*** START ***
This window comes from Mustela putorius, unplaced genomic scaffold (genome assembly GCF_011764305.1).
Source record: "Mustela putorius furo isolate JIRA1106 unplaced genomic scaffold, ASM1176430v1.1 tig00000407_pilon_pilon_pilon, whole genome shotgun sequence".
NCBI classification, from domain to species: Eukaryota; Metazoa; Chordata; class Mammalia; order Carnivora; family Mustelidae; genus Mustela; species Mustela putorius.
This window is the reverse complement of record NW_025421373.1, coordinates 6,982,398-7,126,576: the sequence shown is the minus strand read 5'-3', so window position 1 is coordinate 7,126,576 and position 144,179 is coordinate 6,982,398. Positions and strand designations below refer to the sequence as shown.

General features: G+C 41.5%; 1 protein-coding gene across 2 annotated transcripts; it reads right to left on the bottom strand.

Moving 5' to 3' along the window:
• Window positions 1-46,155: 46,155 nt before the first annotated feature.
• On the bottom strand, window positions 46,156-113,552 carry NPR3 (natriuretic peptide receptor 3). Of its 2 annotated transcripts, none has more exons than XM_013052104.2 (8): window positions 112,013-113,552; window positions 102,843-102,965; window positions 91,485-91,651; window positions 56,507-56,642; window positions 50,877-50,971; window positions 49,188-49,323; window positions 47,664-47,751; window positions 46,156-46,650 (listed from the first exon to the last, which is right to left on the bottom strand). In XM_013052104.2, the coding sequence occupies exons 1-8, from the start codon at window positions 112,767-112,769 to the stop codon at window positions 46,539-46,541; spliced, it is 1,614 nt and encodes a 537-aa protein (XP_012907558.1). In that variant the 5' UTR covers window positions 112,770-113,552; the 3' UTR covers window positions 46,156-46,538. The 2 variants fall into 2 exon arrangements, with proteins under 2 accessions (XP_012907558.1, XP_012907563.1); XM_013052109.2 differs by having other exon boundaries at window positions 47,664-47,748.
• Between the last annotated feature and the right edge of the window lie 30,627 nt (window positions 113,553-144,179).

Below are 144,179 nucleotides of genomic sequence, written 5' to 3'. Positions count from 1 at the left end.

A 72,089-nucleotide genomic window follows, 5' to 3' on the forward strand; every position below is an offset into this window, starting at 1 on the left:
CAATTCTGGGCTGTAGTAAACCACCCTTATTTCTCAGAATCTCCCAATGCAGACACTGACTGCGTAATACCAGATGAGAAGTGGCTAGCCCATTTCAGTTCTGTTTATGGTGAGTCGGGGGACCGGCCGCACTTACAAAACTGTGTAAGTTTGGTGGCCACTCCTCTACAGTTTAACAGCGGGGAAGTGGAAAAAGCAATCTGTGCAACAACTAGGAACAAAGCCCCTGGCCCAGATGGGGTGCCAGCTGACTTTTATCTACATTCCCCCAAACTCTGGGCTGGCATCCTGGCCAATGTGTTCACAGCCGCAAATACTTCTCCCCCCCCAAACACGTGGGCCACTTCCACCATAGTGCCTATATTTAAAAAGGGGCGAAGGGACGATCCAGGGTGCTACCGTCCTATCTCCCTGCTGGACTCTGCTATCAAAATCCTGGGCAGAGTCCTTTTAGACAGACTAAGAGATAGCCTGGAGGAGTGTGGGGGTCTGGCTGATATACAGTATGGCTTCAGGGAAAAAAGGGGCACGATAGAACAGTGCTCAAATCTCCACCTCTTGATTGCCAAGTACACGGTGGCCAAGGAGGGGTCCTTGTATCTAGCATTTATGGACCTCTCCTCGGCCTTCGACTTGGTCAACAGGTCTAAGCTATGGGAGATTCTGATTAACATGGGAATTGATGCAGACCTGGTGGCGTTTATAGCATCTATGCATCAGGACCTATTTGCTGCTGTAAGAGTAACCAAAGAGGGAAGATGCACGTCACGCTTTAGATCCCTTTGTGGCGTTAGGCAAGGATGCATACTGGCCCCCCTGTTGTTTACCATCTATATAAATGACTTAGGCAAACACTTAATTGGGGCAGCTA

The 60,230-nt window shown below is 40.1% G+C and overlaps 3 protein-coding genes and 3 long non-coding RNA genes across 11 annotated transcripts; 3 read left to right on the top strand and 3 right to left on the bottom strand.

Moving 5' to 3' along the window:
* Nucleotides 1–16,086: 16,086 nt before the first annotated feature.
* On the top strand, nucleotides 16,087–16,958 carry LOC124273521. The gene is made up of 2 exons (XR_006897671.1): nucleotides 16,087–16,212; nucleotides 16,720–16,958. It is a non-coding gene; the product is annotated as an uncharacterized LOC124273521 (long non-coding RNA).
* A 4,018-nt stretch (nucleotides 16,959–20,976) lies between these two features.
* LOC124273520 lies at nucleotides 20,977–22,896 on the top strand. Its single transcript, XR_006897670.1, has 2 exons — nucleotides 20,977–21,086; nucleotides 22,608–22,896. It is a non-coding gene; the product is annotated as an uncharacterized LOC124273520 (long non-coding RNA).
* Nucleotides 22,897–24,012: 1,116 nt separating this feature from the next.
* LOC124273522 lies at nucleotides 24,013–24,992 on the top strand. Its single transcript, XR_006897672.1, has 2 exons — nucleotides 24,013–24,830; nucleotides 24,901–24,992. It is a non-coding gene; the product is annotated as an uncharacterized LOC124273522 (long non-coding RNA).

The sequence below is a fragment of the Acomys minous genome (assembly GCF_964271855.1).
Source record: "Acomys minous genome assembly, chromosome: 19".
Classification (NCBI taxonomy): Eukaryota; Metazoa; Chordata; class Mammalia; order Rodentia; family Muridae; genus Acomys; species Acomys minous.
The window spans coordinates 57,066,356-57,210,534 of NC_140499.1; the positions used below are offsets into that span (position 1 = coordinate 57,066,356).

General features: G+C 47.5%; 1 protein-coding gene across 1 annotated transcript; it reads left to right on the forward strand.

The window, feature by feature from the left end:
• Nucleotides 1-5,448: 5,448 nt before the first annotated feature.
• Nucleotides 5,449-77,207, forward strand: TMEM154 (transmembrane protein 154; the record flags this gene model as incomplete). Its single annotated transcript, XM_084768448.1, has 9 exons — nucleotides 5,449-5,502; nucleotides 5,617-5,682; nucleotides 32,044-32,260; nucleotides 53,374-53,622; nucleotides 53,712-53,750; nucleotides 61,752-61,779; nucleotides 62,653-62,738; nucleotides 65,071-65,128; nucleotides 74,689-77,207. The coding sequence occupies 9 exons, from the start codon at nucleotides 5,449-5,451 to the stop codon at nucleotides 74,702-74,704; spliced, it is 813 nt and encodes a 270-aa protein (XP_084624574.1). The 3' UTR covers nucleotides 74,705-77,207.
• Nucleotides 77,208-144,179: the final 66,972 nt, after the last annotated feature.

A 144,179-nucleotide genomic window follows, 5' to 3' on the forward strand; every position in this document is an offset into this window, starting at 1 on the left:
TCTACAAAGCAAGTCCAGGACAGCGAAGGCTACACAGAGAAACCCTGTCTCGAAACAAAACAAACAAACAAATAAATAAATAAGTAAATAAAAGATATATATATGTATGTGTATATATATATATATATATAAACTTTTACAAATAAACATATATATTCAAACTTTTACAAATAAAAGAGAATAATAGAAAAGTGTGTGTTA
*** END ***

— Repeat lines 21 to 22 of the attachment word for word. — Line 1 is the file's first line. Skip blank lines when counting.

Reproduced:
The sequence below is a fragment of the Acomys minous genome (assembly GCF_964271855.1).
Source record: "Acomys minous genome assembly, chromosome: 19".